The mystery of how meiotic arrest is maintained in mouse oocytes is revealed this week in Science by Lisa M. Mehlmann and colleagues at the University of Connecticut Health Center. The team reports that meiotic arrest requires the presence of a G-protein–coupled receptor in the oocyte that elevates cAMP, which has been previously shown to be critical for preventing completion of meiosis.

Meiosis begins when oocytes are still very small cells, but it then arrests for a long period after the oocyte has reached its full size, according to co-author Laurinda A. Jaffe, and depends on signals from the follicle. In a previous study, the team had found that the heterotrimeric G protein, Gs, in the oocyte is required to maintain meiotic arrest; Gs activates adenylyl cyclase to keep cyclic AMP elevated.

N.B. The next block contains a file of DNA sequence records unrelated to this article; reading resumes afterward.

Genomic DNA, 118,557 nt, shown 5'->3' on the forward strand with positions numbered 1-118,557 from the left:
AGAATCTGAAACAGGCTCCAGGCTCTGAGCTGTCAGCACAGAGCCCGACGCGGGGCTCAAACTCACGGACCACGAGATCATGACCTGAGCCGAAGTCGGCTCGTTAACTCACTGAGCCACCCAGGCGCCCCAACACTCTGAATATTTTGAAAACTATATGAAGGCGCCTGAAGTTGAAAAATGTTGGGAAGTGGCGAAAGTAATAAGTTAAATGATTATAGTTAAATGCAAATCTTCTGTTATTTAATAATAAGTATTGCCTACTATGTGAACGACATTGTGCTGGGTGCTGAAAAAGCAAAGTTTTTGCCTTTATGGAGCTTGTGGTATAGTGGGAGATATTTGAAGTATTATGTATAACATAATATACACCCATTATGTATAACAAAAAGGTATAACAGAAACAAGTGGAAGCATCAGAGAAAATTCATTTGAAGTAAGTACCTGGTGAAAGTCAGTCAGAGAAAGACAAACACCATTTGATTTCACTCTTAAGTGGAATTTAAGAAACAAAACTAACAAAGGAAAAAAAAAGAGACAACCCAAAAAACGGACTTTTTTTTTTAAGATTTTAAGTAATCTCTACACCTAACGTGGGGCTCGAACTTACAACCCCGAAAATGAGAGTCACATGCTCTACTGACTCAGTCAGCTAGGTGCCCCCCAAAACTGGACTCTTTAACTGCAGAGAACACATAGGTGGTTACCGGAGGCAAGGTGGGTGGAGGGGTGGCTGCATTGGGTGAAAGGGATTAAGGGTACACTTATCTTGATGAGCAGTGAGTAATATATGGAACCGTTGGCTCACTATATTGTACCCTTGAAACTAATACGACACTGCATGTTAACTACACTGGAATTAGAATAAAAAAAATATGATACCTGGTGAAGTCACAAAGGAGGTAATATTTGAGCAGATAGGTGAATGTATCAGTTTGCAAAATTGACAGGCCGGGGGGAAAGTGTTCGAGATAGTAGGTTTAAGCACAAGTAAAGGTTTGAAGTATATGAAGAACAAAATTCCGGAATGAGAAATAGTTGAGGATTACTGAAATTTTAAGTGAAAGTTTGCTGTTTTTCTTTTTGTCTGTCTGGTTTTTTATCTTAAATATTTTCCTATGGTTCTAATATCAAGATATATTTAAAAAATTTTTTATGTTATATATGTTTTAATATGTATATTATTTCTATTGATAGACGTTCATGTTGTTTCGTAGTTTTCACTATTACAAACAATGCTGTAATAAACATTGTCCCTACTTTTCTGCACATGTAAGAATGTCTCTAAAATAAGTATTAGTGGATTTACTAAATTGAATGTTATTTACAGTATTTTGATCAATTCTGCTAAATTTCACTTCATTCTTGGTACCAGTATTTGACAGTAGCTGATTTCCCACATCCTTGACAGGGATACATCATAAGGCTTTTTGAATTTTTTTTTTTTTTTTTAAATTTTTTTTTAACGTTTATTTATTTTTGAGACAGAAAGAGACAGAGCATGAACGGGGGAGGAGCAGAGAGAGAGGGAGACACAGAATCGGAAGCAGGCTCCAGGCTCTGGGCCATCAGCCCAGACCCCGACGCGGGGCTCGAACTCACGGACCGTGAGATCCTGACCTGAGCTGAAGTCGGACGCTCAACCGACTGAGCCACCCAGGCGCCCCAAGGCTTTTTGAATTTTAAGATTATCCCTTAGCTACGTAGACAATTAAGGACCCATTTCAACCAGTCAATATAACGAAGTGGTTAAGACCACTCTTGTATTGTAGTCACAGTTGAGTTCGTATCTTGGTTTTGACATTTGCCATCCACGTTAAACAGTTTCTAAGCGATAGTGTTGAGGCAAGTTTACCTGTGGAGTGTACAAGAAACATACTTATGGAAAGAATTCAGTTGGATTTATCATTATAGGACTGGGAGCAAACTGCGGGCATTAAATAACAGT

Jaffe looked for the means by which Gs is stimulated. "If there's an oocyte adenylyl cyclase that...

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